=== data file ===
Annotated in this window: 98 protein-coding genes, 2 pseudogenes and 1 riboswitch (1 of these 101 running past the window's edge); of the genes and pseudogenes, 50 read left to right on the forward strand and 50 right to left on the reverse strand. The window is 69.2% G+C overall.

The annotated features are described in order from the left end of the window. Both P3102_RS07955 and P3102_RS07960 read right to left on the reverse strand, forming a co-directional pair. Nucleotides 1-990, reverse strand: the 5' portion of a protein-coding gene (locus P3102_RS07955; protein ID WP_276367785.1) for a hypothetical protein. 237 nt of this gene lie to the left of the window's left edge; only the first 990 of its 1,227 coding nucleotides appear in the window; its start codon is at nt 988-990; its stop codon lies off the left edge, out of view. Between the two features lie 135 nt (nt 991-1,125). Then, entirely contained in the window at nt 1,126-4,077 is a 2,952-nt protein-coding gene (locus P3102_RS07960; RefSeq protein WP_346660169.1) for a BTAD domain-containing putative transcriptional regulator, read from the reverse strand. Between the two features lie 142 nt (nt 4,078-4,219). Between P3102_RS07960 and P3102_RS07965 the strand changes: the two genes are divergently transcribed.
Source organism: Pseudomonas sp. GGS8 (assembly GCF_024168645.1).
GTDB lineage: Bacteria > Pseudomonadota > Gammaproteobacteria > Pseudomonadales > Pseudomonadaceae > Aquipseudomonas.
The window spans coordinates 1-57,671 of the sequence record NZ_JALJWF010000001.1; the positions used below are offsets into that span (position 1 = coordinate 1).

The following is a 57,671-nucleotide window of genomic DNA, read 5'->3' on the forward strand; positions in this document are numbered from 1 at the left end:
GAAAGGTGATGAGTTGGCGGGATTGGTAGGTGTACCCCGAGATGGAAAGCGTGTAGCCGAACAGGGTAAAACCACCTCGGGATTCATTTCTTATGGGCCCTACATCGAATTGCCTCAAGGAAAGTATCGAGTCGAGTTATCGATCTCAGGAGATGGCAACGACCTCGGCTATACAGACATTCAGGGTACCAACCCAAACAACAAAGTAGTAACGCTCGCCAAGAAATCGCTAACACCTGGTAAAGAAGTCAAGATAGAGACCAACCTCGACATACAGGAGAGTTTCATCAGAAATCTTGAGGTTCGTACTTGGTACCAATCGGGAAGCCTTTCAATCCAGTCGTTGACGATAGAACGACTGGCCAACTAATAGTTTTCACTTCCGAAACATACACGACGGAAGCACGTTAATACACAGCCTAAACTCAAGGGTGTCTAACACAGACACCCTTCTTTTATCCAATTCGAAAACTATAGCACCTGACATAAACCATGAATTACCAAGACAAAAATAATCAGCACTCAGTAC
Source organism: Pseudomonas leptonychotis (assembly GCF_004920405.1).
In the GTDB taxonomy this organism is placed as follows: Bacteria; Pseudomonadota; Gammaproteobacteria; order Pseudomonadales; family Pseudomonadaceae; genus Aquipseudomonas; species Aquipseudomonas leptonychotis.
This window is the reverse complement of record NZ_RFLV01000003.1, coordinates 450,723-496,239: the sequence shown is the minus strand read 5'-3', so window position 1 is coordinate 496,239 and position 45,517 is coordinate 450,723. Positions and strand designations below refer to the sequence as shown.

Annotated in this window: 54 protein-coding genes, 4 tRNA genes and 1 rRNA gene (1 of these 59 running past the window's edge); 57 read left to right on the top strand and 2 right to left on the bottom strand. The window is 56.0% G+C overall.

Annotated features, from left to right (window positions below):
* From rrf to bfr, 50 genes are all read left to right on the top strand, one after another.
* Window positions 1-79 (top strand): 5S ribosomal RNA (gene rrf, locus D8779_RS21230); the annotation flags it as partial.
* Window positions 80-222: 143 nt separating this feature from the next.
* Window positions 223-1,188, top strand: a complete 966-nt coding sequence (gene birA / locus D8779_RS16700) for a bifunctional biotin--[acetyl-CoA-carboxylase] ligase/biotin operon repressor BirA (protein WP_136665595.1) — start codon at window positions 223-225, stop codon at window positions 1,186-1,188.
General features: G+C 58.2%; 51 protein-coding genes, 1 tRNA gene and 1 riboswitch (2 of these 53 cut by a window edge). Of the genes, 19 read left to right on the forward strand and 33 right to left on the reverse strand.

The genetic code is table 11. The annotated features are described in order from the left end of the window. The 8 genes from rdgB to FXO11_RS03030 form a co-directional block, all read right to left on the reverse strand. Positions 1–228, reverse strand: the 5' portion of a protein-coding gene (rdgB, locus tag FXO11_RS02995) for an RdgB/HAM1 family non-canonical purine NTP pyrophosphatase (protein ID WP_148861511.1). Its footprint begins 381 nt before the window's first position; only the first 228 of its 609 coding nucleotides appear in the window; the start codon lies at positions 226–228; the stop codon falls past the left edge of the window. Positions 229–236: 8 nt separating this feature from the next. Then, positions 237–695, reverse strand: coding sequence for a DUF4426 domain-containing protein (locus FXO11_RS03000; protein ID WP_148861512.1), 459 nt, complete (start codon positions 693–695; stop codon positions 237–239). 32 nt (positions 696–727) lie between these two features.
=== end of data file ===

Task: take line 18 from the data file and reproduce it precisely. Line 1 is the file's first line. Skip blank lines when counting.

The genetic code is table 11. The annotated features are described in order from the left end of the window. The 8 genes from rdgB to FXO11_RS03030 form a co-directional block, all read right to left on the reverse strand. Positions 1–228, reverse strand: the 5' portion of a protein-coding gene (rdgB, locus tag FXO11_RS02995) for an RdgB/HAM1 family non-canonical purine NTP pyrophosphatase (protein ID WP_148861511.1). Its footprint begins 381 nt before the window's first position; only the first 228 of its 609 coding nucleotides appear in the window; the start codon lies at positions 226–228; the stop codon falls past the left edge of the window. Positions 229–236: 8 nt separating this feature from the next. Then, positions 237–695, reverse strand: coding sequence for a DUF4426 domain-containing protein (locus FXO11_RS03000; protein ID WP_148861512.1), 459 nt, complete (start codon positions 693–695; stop codon positions 237–239). 32 nt (positions 696–727) lie between these two features.